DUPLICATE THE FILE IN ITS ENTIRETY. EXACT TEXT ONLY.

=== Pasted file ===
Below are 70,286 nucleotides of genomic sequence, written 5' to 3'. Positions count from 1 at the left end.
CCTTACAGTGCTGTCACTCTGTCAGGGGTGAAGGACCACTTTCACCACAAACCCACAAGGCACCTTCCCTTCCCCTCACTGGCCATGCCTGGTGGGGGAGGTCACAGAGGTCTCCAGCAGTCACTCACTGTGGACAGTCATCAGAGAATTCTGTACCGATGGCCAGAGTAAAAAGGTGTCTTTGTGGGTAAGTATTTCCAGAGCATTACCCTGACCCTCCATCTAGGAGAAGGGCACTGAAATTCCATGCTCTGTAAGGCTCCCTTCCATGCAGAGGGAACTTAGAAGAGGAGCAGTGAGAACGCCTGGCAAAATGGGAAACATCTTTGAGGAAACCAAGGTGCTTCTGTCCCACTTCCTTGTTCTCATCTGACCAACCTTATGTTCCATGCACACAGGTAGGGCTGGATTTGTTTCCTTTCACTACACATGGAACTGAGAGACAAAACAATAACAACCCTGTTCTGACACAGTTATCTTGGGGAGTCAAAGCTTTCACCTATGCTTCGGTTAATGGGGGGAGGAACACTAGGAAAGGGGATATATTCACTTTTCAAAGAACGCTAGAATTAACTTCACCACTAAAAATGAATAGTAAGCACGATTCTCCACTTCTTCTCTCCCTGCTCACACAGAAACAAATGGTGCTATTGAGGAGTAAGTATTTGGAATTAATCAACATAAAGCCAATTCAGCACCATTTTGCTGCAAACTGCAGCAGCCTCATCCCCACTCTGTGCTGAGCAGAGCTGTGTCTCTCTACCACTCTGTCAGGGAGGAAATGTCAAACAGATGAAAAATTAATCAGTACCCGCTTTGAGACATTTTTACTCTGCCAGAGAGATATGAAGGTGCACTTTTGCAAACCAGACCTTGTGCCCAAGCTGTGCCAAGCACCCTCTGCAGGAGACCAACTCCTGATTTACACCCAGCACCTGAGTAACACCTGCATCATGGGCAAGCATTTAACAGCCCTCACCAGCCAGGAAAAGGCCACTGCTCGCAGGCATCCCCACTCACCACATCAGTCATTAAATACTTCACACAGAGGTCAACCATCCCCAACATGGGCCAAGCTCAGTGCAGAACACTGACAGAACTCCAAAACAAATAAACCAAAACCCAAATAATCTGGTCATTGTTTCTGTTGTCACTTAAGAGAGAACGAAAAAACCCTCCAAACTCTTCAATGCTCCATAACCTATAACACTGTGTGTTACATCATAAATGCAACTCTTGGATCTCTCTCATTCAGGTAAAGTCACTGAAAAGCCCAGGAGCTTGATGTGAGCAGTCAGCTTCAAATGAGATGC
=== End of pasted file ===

Below are 70,286 nucleotides of genomic sequence, written 5' to 3'. Positions count from 1 at the left end.
CCTTACAGTGCTGTCACTCTGTCAGGGGTGAAGGACCACTTTCACCACAAACCCACAAGGCACCTTCCCTTCCCCTCACTGGCCATGCCTGGTGGGGGAGGTCACAGAGGTCTCCAGCAGTCACTCACTGTGGACAGTCATCAGAGAATTCTGTACCGATGGCCAGAGTAAAAAGGTGTCTTTGTGGGTAAGTATTTCCAGAGCATTACCCTGACCCTCCATCTAGGAGAAGGGCACTGAAATTCCATGCTCTGTAAGGCTCCCTTCCATGCAGAGGGAACTTAGAAGAGGAGCAGTGAGAACGCCTGGCAAAATGGGAAACATCTTTGAGGAAACCAAGGTGCTTCTGTCCCACTTCCTTGTTCTCATCTGACCAACCTTATGTTCCATGCACACAGGTAGGGCTGGATTTGTTTCCTTTCACTACACATGGAACTGAGAGACAAAACAATAACAACCCTGTTCTGACACAGTTATCTTGGGGAGTCAAAGCTTTCACCTATGCTTCGGTTAATGGGGGGAGGAACACTAGGAAAGGGGATATATTCACTTTTCAAAGAACGCTAGAATTAACTTCACCACTAAAAATGAATAGTAAGCACGATTCTCCACTTCTTCTCTCCCTGCTCACACAGAAACAAATGGTGCTATTGAGGAGTAAGTATTTGGAATTAATCAACATAAAGCCAATTCAGCACCATTTTGCTGCAAACTGCAGCAGCCTCATCCCCACTCTGTGCTGAGCAGAGCTGTGTCTCTCTACCACTCTGTCAGGGAGGAAATGTCAAACAGATGAAAAATTAATCAGTACCCGCTTTGAGACATTTTTACTCTGCCAGAGAGATATGAAGGTGCACTTTTGCAAACCAGACCTTGTGCCCAAGCTGTGCCAAGCACCCTCTGCAGGAGACCAACTCCTGATTTACACCCAGCACCTGAGTAACACCTGCATCATGGGCAAGCATTTAACAGCCCTCACCAGCCAGGAAAAGGCCACTGCTCGCAGGCATCCCCACTCACCACATCAGTCATTAAATACTTCACACAGAGGTCAACCATCCCCAACATGGGCCAAGCTCAGTGCAGAACACTGACAGAACTCCAAAACAAATAAACCAAAACCCAAATAATCTGGTCATTGTTTCTGTTGTCACTTAAGAGAGAACGAAAAAACCCTCCAAACTCTTCAATGCTCCATAACCTATAACACTGTGTGTTACATCATAAATGCAACTCTTGGATCTCTCTCATTCAGGTAAAGTCACTGAAAAGCCCAGGAGCTTGATGTGAGCAGTCAGCTTCAAATGAGATGC